“This incident, me telling him my story, actually gave me the hope that we can actually coexist with each other if we actually just talk to each other and feel each other’s pain and not ignore each other’s pain,” she said as a slide with an image of the word “coexist” with different peace symbols was projected behind her.

Nir shared stories from his five years in the service before spending seven months traveling in Central and South America.

Growing up with a family of Holocaust survivors on his father’s side who lived in Holland and his mother’s side fleeing persecution in Iran, he talked about starting out in the paratroopers brigade before eventually training in commander’s school.

He also explained a few differences between training to be an officer in Israel and in America, which more than a few audience members probably found interesting, as there were students training in Army ROTC at Temple.

“It’s like a huge salad bowl, throwing everyone together from every place and mixing them all together,” he explained of the diversity of where he trained.

He shared a few harrowing tales of returning to his unit after he came back from South America to take part in Protective Edge, the operation in the Gaza Strip in 2014.

But while he said he saw some “horrifying things,” he also learned how the IDF strives to protect civilians in the neighborhoods through text messages and communications to let them know when and where they’re coming so as to minimize harm.

This is what surprises people the most.

At some of the schools he and Shai have spoken at, he said, “people came after and told me that they were amazed by the things that I said because they never heard about it … so for me by now, the best experience is sharing these things and letting people know the morality and the values of the IDF, of the soldiers of the IDF and commanders of the IDF.”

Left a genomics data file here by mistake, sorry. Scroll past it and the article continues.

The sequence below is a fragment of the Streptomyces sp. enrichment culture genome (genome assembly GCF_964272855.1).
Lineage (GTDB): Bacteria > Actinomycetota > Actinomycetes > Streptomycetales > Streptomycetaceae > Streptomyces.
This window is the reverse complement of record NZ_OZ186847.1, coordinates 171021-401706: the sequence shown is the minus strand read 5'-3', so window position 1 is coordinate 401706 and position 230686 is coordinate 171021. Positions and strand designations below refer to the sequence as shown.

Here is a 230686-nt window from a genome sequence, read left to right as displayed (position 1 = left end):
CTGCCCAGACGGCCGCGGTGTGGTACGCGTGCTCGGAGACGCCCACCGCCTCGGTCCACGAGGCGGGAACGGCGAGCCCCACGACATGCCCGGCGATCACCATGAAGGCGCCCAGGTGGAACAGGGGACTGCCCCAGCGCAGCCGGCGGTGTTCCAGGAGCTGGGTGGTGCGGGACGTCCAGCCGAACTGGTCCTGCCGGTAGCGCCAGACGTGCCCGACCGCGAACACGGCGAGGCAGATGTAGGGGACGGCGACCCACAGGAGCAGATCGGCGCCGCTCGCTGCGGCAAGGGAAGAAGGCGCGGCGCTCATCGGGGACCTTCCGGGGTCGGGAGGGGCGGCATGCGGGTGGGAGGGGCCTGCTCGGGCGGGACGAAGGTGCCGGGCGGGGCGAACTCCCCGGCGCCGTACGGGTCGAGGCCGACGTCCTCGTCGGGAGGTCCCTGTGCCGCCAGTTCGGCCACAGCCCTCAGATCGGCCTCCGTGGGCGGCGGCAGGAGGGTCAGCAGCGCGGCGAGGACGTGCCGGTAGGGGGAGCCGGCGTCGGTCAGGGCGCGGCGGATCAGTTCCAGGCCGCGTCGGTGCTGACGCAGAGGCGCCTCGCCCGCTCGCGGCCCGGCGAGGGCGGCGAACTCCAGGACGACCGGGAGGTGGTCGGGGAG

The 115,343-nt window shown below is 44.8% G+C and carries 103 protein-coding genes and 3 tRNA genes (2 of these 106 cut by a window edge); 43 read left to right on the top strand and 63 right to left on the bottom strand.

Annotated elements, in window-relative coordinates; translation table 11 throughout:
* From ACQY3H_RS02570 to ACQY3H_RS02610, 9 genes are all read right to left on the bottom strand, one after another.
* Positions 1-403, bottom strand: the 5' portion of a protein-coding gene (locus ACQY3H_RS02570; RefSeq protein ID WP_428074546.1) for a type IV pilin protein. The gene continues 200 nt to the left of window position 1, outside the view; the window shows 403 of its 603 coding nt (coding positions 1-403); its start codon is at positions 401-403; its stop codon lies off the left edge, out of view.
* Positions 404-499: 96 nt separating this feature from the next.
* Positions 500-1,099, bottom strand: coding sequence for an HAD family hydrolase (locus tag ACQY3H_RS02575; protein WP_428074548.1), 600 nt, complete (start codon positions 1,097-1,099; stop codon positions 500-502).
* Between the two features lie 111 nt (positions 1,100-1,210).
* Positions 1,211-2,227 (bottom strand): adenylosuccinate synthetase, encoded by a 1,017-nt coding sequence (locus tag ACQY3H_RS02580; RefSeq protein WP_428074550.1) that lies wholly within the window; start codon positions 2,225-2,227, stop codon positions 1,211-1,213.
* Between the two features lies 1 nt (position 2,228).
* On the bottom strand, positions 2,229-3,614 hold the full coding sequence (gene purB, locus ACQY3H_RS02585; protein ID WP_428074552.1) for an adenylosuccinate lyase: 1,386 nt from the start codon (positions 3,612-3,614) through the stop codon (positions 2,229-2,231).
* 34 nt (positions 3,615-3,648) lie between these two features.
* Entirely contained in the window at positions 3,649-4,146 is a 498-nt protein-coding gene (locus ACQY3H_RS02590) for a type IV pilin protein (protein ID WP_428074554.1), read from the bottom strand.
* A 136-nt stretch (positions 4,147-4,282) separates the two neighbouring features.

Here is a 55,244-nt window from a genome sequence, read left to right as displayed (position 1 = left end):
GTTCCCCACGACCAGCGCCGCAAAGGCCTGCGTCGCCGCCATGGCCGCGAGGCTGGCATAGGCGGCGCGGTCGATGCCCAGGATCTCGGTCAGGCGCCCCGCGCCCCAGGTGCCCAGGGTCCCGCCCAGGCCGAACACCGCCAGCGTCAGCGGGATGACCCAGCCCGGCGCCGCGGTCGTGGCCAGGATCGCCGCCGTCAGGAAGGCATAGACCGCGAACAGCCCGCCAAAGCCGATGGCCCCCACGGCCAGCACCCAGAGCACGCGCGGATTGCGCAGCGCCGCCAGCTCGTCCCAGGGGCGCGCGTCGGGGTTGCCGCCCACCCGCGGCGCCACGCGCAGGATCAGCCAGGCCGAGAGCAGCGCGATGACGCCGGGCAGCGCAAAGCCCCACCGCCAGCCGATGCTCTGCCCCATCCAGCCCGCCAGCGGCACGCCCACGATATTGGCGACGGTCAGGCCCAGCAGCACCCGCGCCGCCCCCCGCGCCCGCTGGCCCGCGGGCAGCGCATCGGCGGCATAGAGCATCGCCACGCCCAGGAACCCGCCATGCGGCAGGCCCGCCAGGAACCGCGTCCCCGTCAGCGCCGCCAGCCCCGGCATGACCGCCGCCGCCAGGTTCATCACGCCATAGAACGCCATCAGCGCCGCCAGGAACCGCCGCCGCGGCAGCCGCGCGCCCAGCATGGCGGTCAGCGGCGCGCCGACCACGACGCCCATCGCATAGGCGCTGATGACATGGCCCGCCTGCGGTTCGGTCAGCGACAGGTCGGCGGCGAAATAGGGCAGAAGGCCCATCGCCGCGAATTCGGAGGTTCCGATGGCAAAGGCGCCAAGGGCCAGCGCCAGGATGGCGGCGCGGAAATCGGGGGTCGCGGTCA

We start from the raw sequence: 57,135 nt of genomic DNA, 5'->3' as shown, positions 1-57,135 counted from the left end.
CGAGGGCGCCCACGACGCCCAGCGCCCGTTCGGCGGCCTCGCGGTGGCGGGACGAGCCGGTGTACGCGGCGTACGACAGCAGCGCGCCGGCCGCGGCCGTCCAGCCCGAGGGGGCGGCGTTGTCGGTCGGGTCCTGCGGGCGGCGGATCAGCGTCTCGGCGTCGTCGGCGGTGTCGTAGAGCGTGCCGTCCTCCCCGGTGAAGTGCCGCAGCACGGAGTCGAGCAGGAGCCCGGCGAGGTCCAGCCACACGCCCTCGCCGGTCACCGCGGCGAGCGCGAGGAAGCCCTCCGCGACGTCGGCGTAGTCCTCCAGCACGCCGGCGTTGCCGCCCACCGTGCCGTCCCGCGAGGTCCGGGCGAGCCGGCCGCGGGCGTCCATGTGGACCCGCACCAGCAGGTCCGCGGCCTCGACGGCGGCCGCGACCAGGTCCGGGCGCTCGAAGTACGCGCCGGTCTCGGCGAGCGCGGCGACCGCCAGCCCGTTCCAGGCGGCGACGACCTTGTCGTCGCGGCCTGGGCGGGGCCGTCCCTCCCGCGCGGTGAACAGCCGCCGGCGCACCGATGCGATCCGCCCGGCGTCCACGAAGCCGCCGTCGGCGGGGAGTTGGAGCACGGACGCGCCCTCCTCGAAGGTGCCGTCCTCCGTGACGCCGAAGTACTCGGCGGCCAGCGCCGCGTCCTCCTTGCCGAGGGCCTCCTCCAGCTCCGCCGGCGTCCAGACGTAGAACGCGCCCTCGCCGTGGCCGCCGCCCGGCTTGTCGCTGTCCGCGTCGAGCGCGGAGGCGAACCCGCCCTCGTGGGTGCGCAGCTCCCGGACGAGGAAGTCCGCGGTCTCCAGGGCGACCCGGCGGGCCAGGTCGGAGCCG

They both enjoyed getting to talk with students — and run up the Rocky steps and see the Liberty Bell — and they hope that people heard things from a new perspective.

“A lot of times you get either from the history books or from the media,” Shai said, “and it’s very rare to actually hear it from people that are living it. I think that’s what’s pretty special about this.”

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  1. Excellent article. Thank you so.much for writing this and sharing this. I did not hear any of this in the local media. I have friends who work at and also attended Temple U. and I go to Proclamation Church next to Barrack Academy in Bryn Mawr. I have a great deal of respect for the IDF and it is interesting to read of their first hand accounts of service. Again thank you, Ronald Samuelsen